Black Monday Anniversary

Friday was the 30th Anniversary of the Wall Street’s Black Monday Crash on October 19, 1987. I remember sitting in college that afternoon and my friend telling me he heard on the radio that the Dow Jones had dropped over 500 points that day (508, to be exact). I was incredulous that the market could drop that much in one day (-22.5%) and imagined that he had just heard it wrong. I was a business major, but a drop that significant really shook the markets and the Dow Jones finished the month down -45% in all.  

This got me thinking, what would we do if the stock market suddenly fell 22.5% TODAY? With the Dow Jones sitting at 23,328 this morning, that would be like it dropping a shocking 5,249 points by close. Would I immediately dust off my resume and start a job hunt? Or, would we be cool enough to weather the storm?  

Some of the same factors that triggered that sell off seem to exist today: the market had grown substantially the 18 months leading up to the crash (Trump bump?), much of the trading was done by computer (although ‘circuit breakers’ have been put in place, and there were a number of geopolitical events happening (Middle East? North Korea?).   

In the months following Black Monday, the market gradually caught back up to its previous high. It took about 15 months for that to happen. We carry about three years of spending in cash, so we could weather a storm like this – or the 2008 crash which was less sudden, but equally deep. Three years spending seems like a lot – but it’s good insurance. That said, some of our wealth is in stock options, so we definitely would take a haircut on those shares – since they have a fixed window in which they need to be exercised.  

We would also likely opt to cut back sharply on spending. Much of our spending is discretionary, so it would make sense to introduce an austerity program until we saw some market recovery. That wouldn’t be fun, but it would keep us from going back to work for quite a while.  

Sorry to start the week on such a down note, but the anniversary of Black Monday should be a reminder of the unpredictability of the markets. Next year will be the 10th anniversary of the 2008 crash that led us into the Great Recession.  That will also be another reminder not to get too aggressive in equities investing.  Given the slow recovery that happened with that downturn, everyone should have a plan for what they would do in these kinds of situations. 

Image Credit: Pixabay; Chart from MarketWatch

8 thoughts on “Black Monday Anniversary

  1. Blue Mondays mean panic for most folks. For a few, they mean Green Tuesday. Through brutal personal experiences in 1987 and tech bust of 2000, I learned patience that comes with valuing diversification and persistence. Like you, I keep cash funds for lengthy downturns. When everyone runs for the doors, I look for valuables abandoned. In 2009, I found many. Cash works for that too!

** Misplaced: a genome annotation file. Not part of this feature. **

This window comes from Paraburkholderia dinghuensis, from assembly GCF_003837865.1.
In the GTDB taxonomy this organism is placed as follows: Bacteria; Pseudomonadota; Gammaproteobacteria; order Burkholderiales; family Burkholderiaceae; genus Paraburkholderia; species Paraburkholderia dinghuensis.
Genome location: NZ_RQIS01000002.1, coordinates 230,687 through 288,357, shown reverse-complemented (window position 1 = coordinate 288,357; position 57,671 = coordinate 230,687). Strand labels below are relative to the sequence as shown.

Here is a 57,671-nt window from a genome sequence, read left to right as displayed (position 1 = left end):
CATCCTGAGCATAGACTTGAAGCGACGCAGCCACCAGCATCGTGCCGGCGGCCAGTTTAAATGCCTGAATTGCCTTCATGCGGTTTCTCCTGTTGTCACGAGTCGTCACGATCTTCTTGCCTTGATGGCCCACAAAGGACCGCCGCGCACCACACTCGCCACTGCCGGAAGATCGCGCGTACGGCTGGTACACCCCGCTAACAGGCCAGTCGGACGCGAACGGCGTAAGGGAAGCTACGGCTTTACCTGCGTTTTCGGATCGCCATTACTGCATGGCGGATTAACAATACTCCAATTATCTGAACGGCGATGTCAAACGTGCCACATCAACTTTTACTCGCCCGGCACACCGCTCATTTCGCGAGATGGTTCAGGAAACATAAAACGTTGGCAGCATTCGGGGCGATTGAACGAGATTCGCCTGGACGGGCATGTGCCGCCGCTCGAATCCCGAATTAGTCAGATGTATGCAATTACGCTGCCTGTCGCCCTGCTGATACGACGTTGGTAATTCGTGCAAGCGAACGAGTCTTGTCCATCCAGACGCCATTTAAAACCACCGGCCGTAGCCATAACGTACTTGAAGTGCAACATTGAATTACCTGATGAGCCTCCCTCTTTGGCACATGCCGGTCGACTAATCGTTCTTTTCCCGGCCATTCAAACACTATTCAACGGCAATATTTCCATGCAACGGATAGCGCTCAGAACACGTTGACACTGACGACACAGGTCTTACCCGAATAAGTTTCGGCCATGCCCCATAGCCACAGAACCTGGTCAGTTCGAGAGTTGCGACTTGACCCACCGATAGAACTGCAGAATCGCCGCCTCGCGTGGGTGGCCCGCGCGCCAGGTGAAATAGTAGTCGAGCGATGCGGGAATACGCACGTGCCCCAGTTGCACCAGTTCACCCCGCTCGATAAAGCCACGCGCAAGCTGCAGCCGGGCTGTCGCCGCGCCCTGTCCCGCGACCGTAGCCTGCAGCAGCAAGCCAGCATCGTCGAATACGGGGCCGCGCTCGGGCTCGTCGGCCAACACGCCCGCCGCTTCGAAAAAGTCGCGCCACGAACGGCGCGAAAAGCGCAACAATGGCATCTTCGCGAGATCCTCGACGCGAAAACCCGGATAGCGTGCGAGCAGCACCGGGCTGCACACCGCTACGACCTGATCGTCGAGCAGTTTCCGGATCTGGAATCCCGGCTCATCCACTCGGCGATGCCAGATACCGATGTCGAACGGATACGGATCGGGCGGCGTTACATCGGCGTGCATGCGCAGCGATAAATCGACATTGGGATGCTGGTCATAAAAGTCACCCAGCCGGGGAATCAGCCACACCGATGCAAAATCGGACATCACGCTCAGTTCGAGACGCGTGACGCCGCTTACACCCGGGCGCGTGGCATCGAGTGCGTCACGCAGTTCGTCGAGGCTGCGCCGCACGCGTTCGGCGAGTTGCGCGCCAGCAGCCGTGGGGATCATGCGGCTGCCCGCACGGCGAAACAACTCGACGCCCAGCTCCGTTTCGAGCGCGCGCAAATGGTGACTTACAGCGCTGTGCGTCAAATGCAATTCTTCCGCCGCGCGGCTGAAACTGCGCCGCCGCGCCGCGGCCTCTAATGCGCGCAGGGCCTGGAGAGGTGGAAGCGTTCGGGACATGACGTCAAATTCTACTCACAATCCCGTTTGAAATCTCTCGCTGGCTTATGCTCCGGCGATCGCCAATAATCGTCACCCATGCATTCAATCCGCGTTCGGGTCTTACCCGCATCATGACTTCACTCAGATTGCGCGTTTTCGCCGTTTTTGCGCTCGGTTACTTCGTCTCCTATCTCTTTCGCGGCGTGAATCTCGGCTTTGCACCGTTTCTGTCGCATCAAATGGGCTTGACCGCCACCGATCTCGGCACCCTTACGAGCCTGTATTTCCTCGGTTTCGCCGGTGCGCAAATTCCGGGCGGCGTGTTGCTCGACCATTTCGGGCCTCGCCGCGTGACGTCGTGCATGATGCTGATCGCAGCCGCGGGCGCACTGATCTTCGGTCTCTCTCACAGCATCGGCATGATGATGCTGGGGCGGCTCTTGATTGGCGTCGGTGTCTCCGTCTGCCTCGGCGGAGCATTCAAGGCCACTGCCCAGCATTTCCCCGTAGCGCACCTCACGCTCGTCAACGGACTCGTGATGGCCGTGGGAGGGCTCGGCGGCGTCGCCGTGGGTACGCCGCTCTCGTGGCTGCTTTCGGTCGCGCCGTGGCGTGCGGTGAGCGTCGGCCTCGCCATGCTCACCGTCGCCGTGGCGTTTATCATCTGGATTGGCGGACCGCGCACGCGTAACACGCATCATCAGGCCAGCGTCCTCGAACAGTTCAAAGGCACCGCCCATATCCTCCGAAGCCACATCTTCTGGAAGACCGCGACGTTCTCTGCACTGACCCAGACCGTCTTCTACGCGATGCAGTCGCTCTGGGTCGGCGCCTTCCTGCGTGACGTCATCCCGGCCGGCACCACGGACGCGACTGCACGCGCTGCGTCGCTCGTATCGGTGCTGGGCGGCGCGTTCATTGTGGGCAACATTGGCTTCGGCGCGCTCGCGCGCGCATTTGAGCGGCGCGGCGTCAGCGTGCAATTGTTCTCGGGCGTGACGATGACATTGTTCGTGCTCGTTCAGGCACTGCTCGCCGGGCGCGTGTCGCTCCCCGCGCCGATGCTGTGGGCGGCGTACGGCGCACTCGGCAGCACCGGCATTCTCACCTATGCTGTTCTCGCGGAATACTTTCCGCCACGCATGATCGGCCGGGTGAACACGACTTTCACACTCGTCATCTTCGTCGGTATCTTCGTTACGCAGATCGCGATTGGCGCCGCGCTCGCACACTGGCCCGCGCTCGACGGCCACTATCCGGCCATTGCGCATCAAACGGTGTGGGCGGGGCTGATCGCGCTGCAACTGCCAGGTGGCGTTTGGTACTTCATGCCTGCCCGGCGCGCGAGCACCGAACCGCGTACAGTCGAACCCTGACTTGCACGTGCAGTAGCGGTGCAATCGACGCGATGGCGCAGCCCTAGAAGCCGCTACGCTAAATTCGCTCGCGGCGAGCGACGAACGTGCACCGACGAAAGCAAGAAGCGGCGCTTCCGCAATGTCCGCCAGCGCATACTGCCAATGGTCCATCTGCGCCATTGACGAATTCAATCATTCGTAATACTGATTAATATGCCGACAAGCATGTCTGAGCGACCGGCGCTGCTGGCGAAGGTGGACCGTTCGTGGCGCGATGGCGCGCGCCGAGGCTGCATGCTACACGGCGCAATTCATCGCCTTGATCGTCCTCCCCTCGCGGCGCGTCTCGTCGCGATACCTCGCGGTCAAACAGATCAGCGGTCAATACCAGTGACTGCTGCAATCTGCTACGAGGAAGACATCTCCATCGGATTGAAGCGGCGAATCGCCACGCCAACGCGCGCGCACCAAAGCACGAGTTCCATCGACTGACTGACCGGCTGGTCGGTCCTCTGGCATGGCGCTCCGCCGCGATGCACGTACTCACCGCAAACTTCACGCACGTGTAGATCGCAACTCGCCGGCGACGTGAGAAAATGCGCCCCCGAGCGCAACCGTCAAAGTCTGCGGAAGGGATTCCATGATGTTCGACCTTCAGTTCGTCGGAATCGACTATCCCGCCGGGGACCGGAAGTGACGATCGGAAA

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    1. I’ve never kept enough cash out of the market to take advantage of a panic or sudden downturn. We have 3 years spending in cash – which seems like a lot. – but I don’t think I’d be brave enough to invest some of it in a panic.


      1. I was still working in 2009, so I knew I’d have time to recover if the entire economy melted down even worse. The opportunity to buy investment vehicles that had strong futures at a market low was very attractive. I’m still enjoying the very profitable gains. In the end, it’s not about bravery for me. It’s recognizing opportunity despite all the market noise of panic, as long as the opportunity is affordable and serves my long term goals.

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      2. Working at a food company – whose stock price was up in 2008 as the rest of the market was -40% – we upgraded our house. Since real estate was down, we thought it a good inflection point. That said, the luxury home market continued to decline, so we are probably break even at best on our investment.


  2. Honestly, I think I would be sick to my stomach if that happens today. That being said, I would not sell (would be too late anyways). But I would likely deploy some of the cash we have laying around for our next Real Estate adventure. The latter would than be put on hold obviously 🙂

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    1. Yes – I would definitely be sick to my stomach if that happened. I suppose it will happen at some point, so we should prepare for it.

      Liked by 1 person

  3. It’s an emotional rollercoaster alright but I hope in such times I stay mindful of the Buffett hamburger philosophy:

    “I’m going to buy hamburgers the rest of my life. When hamburgers go down in price, we sing the ‘Hallelujah Chorus’ in the Buffett household. When hamburgers go up in price, we weep. For most people, it’s the same with everything in life they will be buying — except stocks. When stocks go down and you can get more for your money, people don’t like them anymore.”

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